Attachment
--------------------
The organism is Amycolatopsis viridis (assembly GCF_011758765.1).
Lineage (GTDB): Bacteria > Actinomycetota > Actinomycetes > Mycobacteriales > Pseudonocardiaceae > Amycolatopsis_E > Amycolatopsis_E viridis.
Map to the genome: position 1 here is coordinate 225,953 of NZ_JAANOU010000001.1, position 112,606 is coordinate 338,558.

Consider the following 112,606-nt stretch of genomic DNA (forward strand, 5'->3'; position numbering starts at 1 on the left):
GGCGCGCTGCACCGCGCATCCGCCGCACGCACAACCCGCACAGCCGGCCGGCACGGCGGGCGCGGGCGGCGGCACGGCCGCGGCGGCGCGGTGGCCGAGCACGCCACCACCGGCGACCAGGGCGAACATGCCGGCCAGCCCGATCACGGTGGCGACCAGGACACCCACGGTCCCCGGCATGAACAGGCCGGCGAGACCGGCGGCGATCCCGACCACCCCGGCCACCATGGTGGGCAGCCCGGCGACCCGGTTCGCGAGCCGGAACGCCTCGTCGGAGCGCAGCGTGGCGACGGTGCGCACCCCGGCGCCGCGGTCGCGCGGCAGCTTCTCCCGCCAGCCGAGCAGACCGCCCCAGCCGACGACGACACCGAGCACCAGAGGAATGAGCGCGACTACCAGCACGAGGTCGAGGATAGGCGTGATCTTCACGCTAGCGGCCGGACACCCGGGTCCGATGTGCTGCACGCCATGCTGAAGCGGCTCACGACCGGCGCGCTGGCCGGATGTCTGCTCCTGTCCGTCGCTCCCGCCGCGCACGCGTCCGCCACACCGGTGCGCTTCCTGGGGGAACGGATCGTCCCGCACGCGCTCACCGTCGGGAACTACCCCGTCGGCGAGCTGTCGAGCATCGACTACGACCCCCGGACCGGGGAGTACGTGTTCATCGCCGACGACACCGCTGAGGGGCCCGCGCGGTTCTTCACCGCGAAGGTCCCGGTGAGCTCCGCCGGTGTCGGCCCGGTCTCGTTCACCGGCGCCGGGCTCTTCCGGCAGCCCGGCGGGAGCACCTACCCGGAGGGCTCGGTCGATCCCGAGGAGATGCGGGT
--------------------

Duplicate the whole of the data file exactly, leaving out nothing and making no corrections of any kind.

The organism is Amycolatopsis viridis (assembly GCF_011758765.1).
Lineage (GTDB): Bacteria > Actinomycetota > Actinomycetes > Mycobacteriales > Pseudonocardiaceae > Amycolatopsis_E > Amycolatopsis_E viridis.
Map to the genome: position 1 here is coordinate 225,953 of NZ_JAANOU010000001.1, position 112,606 is coordinate 338,558.

Consider the following 112,606-nt stretch of genomic DNA (forward strand, 5'->3'; position numbering starts at 1 on the left):
GGCGCGCTGCACCGCGCATCCGCCGCACGCACAACCCGCACAGCCGGCCGGCACGGCGGGCGCGGGCGGCGGCACGGCCGCGGCGGCGCGGTGGCCGAGCACGCCACCACCGGCGACCAGGGCGAACATGCCGGCCAGCCCGATCACGGTGGCGACCAGGACACCCACGGTCCCCGGCATGAACAGGCCGGCGAGACCGGCGGCGATCCCGACCACCCCGGCCACCATGGTGGGCAGCCCGGCGACCCGGTTCGCGAGCCGGAACGCCTCGTCGGAGCGCAGCGTGGCGACGGTGCGCACCCCGGCGCCGCGGTCGCGCGGCAGCTTCTCCCGCCAGCCGAGCAGACCGCCCCAGCCGACGACGACACCGAGCACCAGAGGAATGAGCGCGACTACCAGCACGAGGTCGAGGATAGGCGTGATCTTCACGCTAGCGGCCGGACACCCGGGTCCGATGTGCTGCACGCCATGCTGAAGCGGCTCACGACCGGCGCGCTGGCCGGATGTCTGCTCCTGTCCGTCGCTCCCGCCGCGCACGCGTCCGCCACACCGGTGCGCTTCCTGGGGGAACGGATCGTCCCGCACGCGCTCACCGTCGGGAACTACCCCGTCGGCGAGCTGTCGAGCATCGACTACGACCCCCGGACCGGGGAGTACGTGTTCATCGCCGACGACACCGCTGAGGGGCCCGCGCGGTTCTTCACCGCGAAGGTCCCGGTGAGCTCCGCCGGTGTCGGCCCGGTCTCGTTCACCGGCGCCGGGCTCTTCCGGCAGCCCGGCGGGAGCACCTACCCGGAGGGCTCGGTCGATCCCGAGGAGATGCGGGT